At the beginning of the interview, Wayola told Miranda, “I don't know what happened.”   But later Miranda asked her, “Bobby Lee dragged a lady out here?”   She replied, “He beat that lady.”

Dawon, 14 years old, told Miranda, “I saw the lady drop to the ground over there.”   He said, “Cause she hit, he hit her like that thing, that black thing.”   Miranda said, “He hit her with a rock?”   Dawon replied, “Yeah, in the face and then she fell.”   Later Miranda asked, “she fell down here then he hit her over here with this rock?   Dawon replied, “Yeah.” Miranda asked whether Lee hit Washington in the left or right side of the face.   Dawon responded, “I don't know.”

The Prosecutor's Closing Argument

The prosecutor told the jury, “Washington is the person who knows everything that happened on this night․” “And truth be as it may, I would submit that this case probably would have never been filed.   You folks would probably not believe Belinda Washington if she was the only person who came on this stand and told you what happened.”  “Thank God there were witnesses ․ who corroborate her.”   Referring to Dawon she said, “He looked out the window.   You heard his tape․ You also have the transcript․ He saw this defendant with a rock in his hand hit her in the head․ That's your assault with a deadly weapon․”


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III. Lee's Confrontation Clause Rights

 Lee contends that evidence of the police interviews with Dawon and Wayola were inadmissible because:  1) they were “testimonial hearsay,” 2) the prosecution did not show that the witnesses were unavailable, and 3) he had no opportunity to cross-examine them.   He claims his conviction on count two must be reversed because their out-of-court statements involved the most significant evidence against him.   We agree.

In Crawford v. Washington, supra, 541 U.S. 36, 124 S.Ct. 1354, 1369, 1374, 158 L.Ed.2d 177, the prosecution introduced a tape of a police interview with a witness who did not testify at trial.   The United States Supreme Court reversed the judgment.   It held that such out-of court “testimonial” hearsay is barred by the Confrontation Clause unless the witnesses are unavailable and the defendant had the opportunity to cross-examine them.   It said, “[w]e leave for another day any effort to spell out a comprehensive definition of ‘testimonial.’ ”  (Id., at p. 1374.)   But “[w]hatever else the term covers, it applies at a minimum to prior testimony at a preliminary hearing, before a grand jury, or at a former trial;  and to police interrogations.”   (Ibid.)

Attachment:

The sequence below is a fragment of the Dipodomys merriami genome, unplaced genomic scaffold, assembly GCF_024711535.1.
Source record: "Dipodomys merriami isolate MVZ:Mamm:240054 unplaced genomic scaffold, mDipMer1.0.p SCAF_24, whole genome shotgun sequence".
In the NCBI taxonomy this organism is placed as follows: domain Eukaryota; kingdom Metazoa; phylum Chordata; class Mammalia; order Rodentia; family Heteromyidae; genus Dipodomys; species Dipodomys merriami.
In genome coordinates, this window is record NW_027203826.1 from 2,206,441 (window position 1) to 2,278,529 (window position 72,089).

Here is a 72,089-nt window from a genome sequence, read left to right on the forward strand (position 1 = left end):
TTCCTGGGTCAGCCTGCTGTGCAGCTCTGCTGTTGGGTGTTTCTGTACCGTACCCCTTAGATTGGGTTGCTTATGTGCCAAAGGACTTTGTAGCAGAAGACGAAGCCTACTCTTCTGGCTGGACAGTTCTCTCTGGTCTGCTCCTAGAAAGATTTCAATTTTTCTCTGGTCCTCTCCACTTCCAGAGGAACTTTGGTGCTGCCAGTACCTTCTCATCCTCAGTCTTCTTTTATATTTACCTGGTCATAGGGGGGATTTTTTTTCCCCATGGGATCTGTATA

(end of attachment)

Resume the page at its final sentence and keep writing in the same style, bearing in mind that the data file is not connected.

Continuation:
Here the prosecution did not show that Dawon and Wayola were unavailable and Lee, like Crawford, had not cross-examined them.   The police interviews elicited testimonial hearsay.  “An accuser who makes a formal statement to government officers bears testimony in a sense that a person who makes a casual remark to an acquaintance does not.”  (Crawford v. Washington, supra, 124 S.Ct. at p. 1364.)  “Statements taken by police officers in the course of interrogations are also testimonial․” (Ibid.) “The statements are not sworn testimony, but the absence of oath [is] not dispositive.”  (Ibid.)

The Attorney General notes that one state court recently held that a crime victim's statements made shortly after she was rescued by police are not “testimonial” hearsay under Crawford.  (State v. Forrest (N.C.2004) 596 S.E.2d 22, 27.)   Another ruled that a crime victim's 911 call is not testimonial.  (People v. Moscat (2004) 3 Misc.3d 739, 777 N.Y.S.2d 875.)

Forrest and Moscat exclude categories of statements from the definition of testimonial hearsay and the scope of the Confrontation Clause.   But Crawford did not go that far.   It said, “[t]he text of the Sixth Amendment does not suggest any open-ended exceptions from the confrontation requirement to be developed by the courts.”  (Crawford v. Washington, supra, 124 S.Ct. at p. 1365.)  Crawford sets forth a broad objective standard to determine if statements are testimonial.   A court must decide if they “․ were made under circumstances which would lead an objective witness reasonably to believe that the statement would be available for use at a later trial.”  (Id. at p. 1364.)   Some 911 calls fall within that definition.  (See, e.g., § 653x, subd. (a).)  But whether a particular 911 call falls outside of Crawford's definition of testimonial hearsay is not before us here.

Moscat criticizes Crawford for not developing exceptions to the Sixth Amendment that are relevant to “the 21st century.”   But the Supreme Court said, “we ․ reject the view that the Confrontation Clause['s] ․ application to out-of-court statements introduced at trial depends upon ‘the law of Evidence for the time being.’ ”  (Crawford v. Washington, supra, 124 S.Ct at p. 1364.)  “[E ] x parte examinations might sometimes be admissible under modern hearsay rules, but the Framers certainly would not have condoned them.”  (Ibid.)